Dark Hedges suffer Easter crowds, cars and coaches
It was a case of not being able to see the wood for the cars at one of Northern Ireland's top tourist attractions over the Easter weekend.
The reality of the Dark Hedges did not live up to the fantasy for those visiting the tunnel of trees, made famous by Game of Thrones.
There was no chance of an unspoilt picture with cars and coaches blocking the road and honking their horns.
Four objections have been raised to the plans and they are currently being considered, the Department of Infrastructure said.
'Not the right image'
Jonathan Hobbs, who works for voluntary campaign group NI Greenways, caught the chaos on camera when visiting the County Antrim attraction with his family on Easter Monday.
"You were jostling for space with cars and coaches and I could not let the kids out of my sight," he said. "Tourists travel thousands of miles to come to see this great Game of Thrones location.
"It was a horrible environment and not selling the right image of Northern Ireland."
He also expressed concern about the damage being caused to the trees' roots by the volume of traffic.
A hotel on the Dark Hedges estate, which is just a few minutes' walk from the tourist site, posted on its Facebook page that it has plenty of free car parking.
McComb's Coaches said it had discussed using the car park at a nearby golf club but access to the Dark Hedges would involve crossing a road "where cars go at such terrific speed, it would be an accident waiting to happen".
Caroline McComb, one of the company's directors, said unlike most other coach firms, hers would be in favour of closing the road as long as the infrastructure was put in place and the Dark Hedges remained free of charge.
"People absolutely love the Dark Hedges," she told BBC news NI.
"They just want a picture there and it is becoming more and more difficult to get one.
"There's lots of blame being put on the buses and coaches with regards to damage, but it is just not being maintained.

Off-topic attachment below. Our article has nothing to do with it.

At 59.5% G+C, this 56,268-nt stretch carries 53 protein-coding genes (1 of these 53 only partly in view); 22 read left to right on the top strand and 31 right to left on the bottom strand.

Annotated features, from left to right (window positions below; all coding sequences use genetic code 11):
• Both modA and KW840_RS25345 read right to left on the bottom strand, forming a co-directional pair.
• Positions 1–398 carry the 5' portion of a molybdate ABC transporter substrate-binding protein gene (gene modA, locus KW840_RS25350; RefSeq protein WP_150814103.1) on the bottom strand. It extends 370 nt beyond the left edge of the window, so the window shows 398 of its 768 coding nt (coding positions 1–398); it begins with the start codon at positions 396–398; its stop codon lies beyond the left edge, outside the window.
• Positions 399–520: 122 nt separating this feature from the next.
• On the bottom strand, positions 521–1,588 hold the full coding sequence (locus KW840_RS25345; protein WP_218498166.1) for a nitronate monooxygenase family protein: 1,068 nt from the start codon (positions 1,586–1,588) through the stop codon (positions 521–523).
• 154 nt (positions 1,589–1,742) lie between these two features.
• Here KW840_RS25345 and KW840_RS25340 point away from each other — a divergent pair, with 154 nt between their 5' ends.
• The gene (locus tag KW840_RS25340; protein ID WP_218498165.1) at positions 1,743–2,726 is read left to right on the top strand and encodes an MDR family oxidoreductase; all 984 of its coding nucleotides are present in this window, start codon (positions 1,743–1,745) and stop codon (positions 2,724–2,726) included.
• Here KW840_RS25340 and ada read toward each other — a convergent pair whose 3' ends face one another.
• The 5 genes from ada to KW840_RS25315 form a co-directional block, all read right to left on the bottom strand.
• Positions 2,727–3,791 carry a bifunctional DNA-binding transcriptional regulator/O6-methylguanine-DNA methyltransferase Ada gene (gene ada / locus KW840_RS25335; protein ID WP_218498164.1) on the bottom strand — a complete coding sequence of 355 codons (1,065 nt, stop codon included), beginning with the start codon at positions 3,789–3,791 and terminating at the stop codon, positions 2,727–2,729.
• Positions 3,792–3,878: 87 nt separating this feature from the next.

"Someone needs to take ownership or it will get more run down."
Jamie Laverty, 27, who works near the Dark Hedges and is originally from the nearby village of Stranocum, believes the majority of locals would be in favour of closing the road as the tourist attraction brings in revenue, but there would be some local landowners who would have objections.
"I pass the Dark Hedges on my way to work and even early in the morning, there are cars there," he said.
"It is a beautiful natural phenomenon and we need the tourist infrastructure if it is still going to be here in 30 years."
A Department for Infrastructure spokeswoman said the proposed traffic order would ban most vehicles from the Bregagh Road, encompassing The Dark Hedges, between its junctions with Ballinlea Road and Ballykenver Road.
A package of measures, she added, would aim to "provide an improved experience for local people and visitors alike while helping to reduce the environmental impact on the tree tunnel".
Causeway Coast and Glens Borough Council said it was "working with the landowners and Transport Northern Ireland to create a sustainable solution for the Dark Hedges".
The trees became famous around the world after they featured as the Kings Road in the HBO hit TV series.
There were originally about 150 of the beech trees, which were planted more than 200 years ago by the Stuart family along the entrance to their Gracehill House mansion.
About 90 trees remain, after some were felled during recent storms.